The Remix: Q&A with Elmwood

Jam band Elmwood has made it big faster than Ke$ha gets rid of her hangovers. Saxophonist Derek Haight and drummer Donnie Marple of the talented quartet of progressive rockers wanted to get their message out before the Bonnaroo Festival begins.

State Press: You’ve toured with O.A.R. and Tea Leaf Green, and this summer you’ll be playing with Blues Traveler, Grace Potter and the Nocturnals, Band of Horses, and the side stage for Dave Matthews Band. You guys started out kind of small as a Nashville hometown band. What was the progression like to the sort of status that you have now?

Derek Haight: It happened pretty fast. We were actually only together for about two months when we got with a major booking agent. Our first tour was in January 2009. When we got together, it was literally two or three months [before big things started happening].

SP: Do you guys have any plans or hopes for future collaborations with other artists, whether it’s on a record or on tour?

DH: We really like to play with as many people as possible. If there’s anyone who would like to play with us, we would probably play with them.

SP: You guys just played the Mountain Jam Festival last week. There must be some sort of a variation in feeling when you play to a large audience versus doing a smaller gig. What’s your preference, the smaller shows or the huge festivals? What’s the difference for you guys?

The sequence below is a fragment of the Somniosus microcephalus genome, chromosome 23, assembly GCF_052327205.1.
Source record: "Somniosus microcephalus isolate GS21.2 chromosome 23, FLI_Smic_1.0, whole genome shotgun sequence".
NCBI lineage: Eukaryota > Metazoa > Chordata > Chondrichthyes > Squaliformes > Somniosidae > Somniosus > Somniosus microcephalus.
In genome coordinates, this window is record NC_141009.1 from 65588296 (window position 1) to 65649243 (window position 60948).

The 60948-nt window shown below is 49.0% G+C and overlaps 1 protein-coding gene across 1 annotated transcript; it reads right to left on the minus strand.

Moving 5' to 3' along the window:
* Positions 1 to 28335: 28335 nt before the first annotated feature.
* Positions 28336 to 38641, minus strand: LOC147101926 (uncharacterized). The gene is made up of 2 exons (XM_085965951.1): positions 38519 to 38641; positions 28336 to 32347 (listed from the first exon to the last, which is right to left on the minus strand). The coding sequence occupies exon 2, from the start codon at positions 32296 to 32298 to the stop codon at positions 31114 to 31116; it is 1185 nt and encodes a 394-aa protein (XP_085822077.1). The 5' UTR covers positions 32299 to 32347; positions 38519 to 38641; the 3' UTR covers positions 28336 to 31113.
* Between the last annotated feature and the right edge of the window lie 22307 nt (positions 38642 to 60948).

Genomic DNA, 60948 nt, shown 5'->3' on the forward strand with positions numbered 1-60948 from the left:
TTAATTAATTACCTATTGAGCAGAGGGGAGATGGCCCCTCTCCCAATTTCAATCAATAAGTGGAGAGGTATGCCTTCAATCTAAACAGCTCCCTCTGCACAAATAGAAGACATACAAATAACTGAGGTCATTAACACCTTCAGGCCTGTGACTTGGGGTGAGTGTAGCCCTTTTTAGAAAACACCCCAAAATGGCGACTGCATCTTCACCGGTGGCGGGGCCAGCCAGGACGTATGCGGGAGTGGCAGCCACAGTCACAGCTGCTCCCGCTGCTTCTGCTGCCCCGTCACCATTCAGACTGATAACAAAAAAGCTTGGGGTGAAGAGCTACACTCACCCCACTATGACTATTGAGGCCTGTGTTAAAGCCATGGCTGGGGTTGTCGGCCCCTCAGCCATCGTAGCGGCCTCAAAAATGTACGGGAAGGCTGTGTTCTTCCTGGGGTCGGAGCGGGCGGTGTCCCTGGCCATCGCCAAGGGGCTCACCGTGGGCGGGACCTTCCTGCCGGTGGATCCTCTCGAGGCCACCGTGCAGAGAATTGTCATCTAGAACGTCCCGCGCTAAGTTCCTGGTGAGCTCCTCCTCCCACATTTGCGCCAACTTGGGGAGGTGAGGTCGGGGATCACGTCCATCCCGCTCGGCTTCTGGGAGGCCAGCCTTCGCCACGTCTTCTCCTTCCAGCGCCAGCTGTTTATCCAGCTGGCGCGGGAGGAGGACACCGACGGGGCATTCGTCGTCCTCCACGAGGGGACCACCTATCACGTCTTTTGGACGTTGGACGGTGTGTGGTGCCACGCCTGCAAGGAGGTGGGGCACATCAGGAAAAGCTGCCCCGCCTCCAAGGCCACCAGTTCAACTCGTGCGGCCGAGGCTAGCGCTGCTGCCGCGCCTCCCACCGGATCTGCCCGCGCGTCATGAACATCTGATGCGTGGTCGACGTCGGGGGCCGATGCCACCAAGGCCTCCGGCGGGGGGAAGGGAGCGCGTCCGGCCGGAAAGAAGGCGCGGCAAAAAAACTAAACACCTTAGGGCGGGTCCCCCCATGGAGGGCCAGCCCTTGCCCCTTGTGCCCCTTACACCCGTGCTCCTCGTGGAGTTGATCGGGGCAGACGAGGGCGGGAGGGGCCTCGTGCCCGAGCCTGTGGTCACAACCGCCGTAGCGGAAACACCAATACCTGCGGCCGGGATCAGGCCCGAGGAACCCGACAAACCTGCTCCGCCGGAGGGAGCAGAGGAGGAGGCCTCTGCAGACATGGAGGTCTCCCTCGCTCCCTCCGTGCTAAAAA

DH: We love playing for as many people as possible. It does reach the realm of intimidation when we reach a very large audience, but it doesn’t really matter. We’ll play for one person, and we’ll play for 3,000 people. It’s more about just getting our point across.

SP: Let’s talk about the live album that you guys have released. How does recording a live album differ from an album recorded in a studio?

DH: We consider ourselves [to be] much more of a live band, actually. You get a full concert experience [when you] see us live. Part of our sound is being live.

SP: For three days in March, you guys donated all profits from your merchandise to the Red Cross to help earthquake victims in Haiti and Chile, which is really respectable. Do you feel like bands that reach out to charities have any impact on their fans doing the same?

DH: Most definitely, there’s no question. I think all of us are inspired by some of our favorite bands that also do that a lot as well.

SP: Aside from touring, what’s next for you guys?

DH: We never know. We’re looking at maybe going into the studio. We’re touring all the time. We’re also looking for great sponsors that we would like to have for our studio.

Donnie Marple: I’d just like to add that I want to thank all of our fans for their continued support of our music.

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